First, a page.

Lyle Overbay's slam, Robinson Cano's 3-run HR back Ivan Nova

Lyle Overbay of the Yankees celebrates his sixth-inning

Lyle Overbay of the Yankees celebrates his sixth-inning grand slam against the Kansas City Royals with teammate Robinson Cano at Yankee Stadium. (July 10, 2013) (Credit: Jim McIsaac)

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Robinson Cano said it best. "We needed that really bad."

The "that" was some semblance of an offense from the Yankees, something they hadn't displayed in the previous three games but did Wednesday night in an 8-1 victory over the Royals in front of 35,781 on another muggy evening at the Stadium.

The Yankees were limited to one run in each of their previous three games, all losses.



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"We couldn't score runs the last three games and then we came today and scored a lot of runs," Cano said. "Hopefully, we take it from there."

Cano provided one of the two biggest jolts of the game, in which Ivan Nova made another strong bid to stay in the rotation.

Cano's three-run homer in the third inning gave the Yankees (49-42) a 4-0 lead. Lyle Overbay blew it open in the sixth with his fourth career grand slam, making it 8-0. Both blasts came off Wade Davis (4-8, 5.89).

Nova (4-2, 3.63) had a nice encore to Friday when, replacing the pushed-back Hiroki Kuroda, he threw a complete-game victory over the Orioles.

The 26-year-old righthander, demoted earlier in the season because of poor performance, allowed one run and five hits in eight innings, shutting out the Royals for the first seven. He followed his 11-strikeout performance against the Orioles with six.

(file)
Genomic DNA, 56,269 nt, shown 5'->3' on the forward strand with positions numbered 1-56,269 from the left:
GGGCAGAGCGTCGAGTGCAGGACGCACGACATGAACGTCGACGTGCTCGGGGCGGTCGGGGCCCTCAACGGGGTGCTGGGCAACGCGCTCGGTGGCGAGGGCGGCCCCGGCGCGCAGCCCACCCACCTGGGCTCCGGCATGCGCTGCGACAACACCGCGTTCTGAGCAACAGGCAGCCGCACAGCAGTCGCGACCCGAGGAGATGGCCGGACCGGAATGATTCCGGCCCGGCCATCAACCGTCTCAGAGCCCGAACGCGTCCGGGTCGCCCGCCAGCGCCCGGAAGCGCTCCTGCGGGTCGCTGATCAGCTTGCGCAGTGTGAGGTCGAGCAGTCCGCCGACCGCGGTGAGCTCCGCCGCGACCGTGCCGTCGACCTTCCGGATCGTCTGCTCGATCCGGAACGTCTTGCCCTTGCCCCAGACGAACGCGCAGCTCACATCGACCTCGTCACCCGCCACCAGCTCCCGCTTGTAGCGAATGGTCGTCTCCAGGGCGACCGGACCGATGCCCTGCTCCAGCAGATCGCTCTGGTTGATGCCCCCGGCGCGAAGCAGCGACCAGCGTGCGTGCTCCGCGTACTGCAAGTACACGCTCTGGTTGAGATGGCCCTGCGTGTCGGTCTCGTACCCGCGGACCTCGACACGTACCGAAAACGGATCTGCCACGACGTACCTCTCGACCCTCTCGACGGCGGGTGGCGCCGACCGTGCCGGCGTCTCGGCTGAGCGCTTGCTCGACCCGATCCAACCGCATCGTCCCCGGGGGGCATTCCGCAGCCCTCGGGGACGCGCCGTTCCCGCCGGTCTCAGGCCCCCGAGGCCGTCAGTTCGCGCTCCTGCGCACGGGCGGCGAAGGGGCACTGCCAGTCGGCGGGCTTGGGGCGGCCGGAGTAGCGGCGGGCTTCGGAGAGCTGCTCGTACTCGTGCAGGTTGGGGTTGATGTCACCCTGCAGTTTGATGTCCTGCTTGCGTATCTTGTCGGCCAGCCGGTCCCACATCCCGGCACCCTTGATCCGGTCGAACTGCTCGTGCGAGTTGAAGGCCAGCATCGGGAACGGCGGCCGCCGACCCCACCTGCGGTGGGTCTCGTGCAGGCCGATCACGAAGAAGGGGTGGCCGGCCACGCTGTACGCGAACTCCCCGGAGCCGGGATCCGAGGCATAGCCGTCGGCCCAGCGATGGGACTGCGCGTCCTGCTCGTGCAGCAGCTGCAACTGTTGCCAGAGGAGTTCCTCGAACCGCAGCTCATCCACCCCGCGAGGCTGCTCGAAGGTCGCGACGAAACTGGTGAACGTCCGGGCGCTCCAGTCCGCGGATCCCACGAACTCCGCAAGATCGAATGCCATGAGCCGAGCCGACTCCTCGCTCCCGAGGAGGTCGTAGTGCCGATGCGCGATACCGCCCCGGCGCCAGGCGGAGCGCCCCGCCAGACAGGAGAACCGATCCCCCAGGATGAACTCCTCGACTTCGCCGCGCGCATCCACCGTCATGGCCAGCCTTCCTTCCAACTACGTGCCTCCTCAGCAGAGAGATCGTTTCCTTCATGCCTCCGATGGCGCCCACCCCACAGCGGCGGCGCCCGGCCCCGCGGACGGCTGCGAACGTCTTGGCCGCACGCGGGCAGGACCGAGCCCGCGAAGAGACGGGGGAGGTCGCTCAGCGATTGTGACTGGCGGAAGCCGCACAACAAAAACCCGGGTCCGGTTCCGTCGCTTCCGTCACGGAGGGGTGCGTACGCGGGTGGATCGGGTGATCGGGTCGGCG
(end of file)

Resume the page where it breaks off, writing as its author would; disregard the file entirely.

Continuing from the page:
Following Cano's three-run shot, Joe Girardi felt good about his team's chances. "The way Nova was throwing the baseball," he said, "you felt that that might hold up."

These being the 2013 Yankees, however, the concern about injury is never far away, and it struck Travis Hafner and Brett Gardner in the late innings.

Vernon Wells pinch hit for the slumping Hafner in the sixth (and ended up with two singles) after the DH hit a ball off his left foot warming up between innings in the indoor batting cage.

"Kind of a freak accident," said Hafner, adding he thought he could play Thursday afternoon. "Other than it being numb, it should be all right."

Later in the inning, in which the Yankees batted around, Brett Gardner took a J.C. Gutierrez pitch on his right shin. Gardner, who walked in the first, was hit by a pitch in the third and walked in the fifth, stayed in the game. However, Alberto Gonzalez, a reserve infielder, replaced Gardner in the top of the eighth, when he played rightfield and Ichiro Suzuki moved from right to center.

The Yankees announced Hafner had a left foot contusion and that Gardner had a right leg contusion. X-rays on both players came back negative, and Girardi said both were "day to day," not ruling either out for Thursday.

Cano's homer in the third, in addition to providing Nova a 4-0 cushion, was his 1,559th hit, sending him past Thurman Munson for sole possession of 18th place on the Yankees' all-time list.

"A great man," Cano said of Munson. "People always say good things about him. It's an honor."

Before Cano's home run, 37 of the Yankees' previous 40 hits were singles.

Cano started the sixth-inning rally with a single to left. Wells, batting for Hafner, singled, and a walk to Zoilo Almonte loaded the bases for Overbay. The first baseman took Davis' 3-and-2 pitch opposite field to left for his 11th homer of the season and fourth career grand slam. It was Overbay's first slam since May 10, 2006, when he was with the Blue Jays.

"I'm just glad I put a swing on it and got it in the outfield," Overbay said. "I can't remember how many times I've struck out with the bases loaded. It's been one of those things. So I was just happy I put the ball in play and get at least a sacrifice fly, and then it just kept going."

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